Saturday, October 4, 2008

Twentieth Sunday after Pentecost

First Lesson. Exodus 17: But the (Israelites) thirsted (in the wilderness) for water; and the people complained to Moses and said, "Why did you bring us out of Egypt to kill us and our children and livestock with thirst?"

Psalm 78: (The Lord) split hard rocks in the wilderness and gave them drink as from the great deep.

Second Lesson. Philippians 2: Let the same mind be in you that was in Christ Jesus, who, though he was in the form of God, did not regard equality with God as something to be exploited, but emptied himself, taking the form of a slave, being born in human likeness.

Gospel. Matthew 21. Truly I (Jesus) tell you (chief priests and elders), the tax collectors and the prostitutes are dong into the kingdom of God ahead of you.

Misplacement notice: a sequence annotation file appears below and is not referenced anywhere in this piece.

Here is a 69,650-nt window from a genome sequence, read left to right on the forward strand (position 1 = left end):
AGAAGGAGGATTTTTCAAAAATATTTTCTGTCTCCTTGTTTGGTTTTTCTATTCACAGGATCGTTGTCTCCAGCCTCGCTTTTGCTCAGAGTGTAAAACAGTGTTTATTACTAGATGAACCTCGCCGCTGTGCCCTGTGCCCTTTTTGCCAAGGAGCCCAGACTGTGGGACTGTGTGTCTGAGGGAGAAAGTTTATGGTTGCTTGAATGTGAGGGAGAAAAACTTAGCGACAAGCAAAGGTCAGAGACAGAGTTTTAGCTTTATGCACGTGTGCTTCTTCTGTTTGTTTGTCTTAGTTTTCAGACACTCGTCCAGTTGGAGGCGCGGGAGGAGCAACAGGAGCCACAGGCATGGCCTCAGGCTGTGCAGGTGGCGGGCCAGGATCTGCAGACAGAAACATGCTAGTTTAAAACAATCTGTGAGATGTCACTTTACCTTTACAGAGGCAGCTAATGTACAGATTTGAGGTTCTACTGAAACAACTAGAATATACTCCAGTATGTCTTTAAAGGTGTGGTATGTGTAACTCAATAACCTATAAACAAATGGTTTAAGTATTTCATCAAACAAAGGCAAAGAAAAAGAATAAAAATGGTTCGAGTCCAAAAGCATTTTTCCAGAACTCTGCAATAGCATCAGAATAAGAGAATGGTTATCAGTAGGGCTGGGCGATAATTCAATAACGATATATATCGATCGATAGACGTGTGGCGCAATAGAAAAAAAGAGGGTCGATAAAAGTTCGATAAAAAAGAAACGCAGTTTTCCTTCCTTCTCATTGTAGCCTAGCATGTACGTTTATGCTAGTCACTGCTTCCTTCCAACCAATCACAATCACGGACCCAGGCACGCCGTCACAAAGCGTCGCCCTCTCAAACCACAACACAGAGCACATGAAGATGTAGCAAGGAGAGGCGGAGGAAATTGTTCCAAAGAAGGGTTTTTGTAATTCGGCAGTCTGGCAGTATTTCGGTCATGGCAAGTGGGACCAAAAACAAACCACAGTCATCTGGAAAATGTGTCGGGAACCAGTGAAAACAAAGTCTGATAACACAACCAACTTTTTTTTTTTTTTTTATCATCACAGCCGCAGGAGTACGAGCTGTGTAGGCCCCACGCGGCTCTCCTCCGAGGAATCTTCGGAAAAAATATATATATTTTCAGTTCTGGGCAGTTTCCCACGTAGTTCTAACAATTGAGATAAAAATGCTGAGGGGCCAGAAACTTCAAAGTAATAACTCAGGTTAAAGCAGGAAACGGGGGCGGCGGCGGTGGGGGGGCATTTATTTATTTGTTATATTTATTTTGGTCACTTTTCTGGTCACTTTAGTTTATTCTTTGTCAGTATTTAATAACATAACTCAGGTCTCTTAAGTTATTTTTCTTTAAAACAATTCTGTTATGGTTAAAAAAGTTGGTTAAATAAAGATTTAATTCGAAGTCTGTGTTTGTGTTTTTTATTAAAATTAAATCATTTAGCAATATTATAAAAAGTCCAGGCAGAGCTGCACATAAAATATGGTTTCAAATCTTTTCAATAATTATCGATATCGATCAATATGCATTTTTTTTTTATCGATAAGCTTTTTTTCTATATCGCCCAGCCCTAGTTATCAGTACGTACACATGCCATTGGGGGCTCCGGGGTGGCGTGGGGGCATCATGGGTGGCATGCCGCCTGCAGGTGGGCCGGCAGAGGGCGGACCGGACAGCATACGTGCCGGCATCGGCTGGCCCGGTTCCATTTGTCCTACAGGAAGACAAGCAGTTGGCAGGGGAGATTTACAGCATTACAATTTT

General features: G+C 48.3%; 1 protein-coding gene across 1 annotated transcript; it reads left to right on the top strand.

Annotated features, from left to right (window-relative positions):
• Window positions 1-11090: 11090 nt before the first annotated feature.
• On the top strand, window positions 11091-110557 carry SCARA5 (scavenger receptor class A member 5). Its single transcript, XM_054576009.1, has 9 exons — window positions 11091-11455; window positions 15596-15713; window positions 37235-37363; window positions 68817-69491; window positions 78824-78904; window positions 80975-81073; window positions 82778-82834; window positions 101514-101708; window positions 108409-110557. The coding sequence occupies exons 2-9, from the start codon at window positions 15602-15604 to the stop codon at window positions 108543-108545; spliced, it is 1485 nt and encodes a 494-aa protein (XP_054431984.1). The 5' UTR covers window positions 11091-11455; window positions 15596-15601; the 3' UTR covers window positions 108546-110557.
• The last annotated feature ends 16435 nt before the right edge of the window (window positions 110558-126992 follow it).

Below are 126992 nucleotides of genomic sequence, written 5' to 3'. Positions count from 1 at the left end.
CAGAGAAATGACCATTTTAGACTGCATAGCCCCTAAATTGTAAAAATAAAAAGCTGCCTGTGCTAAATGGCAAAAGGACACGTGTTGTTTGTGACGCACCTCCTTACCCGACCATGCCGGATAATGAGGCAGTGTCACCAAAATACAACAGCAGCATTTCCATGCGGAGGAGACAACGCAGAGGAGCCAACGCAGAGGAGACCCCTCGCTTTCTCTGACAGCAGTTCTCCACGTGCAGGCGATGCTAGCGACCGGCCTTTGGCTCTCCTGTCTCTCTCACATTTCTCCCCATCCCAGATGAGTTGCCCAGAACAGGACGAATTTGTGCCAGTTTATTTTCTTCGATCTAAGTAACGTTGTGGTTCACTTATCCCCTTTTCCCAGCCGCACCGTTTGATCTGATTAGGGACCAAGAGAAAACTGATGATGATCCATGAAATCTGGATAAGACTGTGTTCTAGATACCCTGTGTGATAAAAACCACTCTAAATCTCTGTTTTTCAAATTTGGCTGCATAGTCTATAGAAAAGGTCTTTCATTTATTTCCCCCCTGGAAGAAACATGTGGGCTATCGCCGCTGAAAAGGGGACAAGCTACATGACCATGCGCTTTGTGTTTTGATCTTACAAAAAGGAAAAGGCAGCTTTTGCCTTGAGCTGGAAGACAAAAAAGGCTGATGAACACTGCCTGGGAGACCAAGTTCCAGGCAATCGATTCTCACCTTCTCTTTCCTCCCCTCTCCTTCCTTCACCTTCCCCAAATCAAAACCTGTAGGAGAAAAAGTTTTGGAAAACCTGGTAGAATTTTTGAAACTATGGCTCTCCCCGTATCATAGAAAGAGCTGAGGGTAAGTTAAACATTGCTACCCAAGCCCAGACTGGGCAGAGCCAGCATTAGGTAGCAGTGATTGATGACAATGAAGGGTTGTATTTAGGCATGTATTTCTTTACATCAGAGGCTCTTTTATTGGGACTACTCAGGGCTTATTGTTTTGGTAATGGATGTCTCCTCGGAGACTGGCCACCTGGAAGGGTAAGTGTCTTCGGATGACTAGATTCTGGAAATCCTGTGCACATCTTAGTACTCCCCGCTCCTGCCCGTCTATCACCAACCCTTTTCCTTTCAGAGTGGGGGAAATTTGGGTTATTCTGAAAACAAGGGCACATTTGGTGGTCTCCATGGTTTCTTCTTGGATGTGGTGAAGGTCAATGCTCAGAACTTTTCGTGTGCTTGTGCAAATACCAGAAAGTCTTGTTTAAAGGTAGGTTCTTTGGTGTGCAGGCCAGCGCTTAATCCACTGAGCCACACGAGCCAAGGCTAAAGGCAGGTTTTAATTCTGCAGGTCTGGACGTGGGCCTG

From the sermon: The way of the cross is narrow. The traffic on that road will never be heavy. Humility can look suspiciously like a codependent doormat. Servanthood can look suspiciously like a disingenuous political move. Christian unity may look good in idealistic theory. But in reality, Christian unity is not very neat or tidy. So how can we possibly work out what Paul calls “salvation with fear and trembling” when it looks impossible? We can’t really—at least not all by ourselves. We must depend upon divine help, praying that God will guide us, step by step, day by day, along that narrow road to the cross.

Favorite words from the Great Thanksgiving: At your command all things came to be: the vast expanse of interstellar space, galaxies, suns, the planets in their courses, and this fragile earth, our island home.

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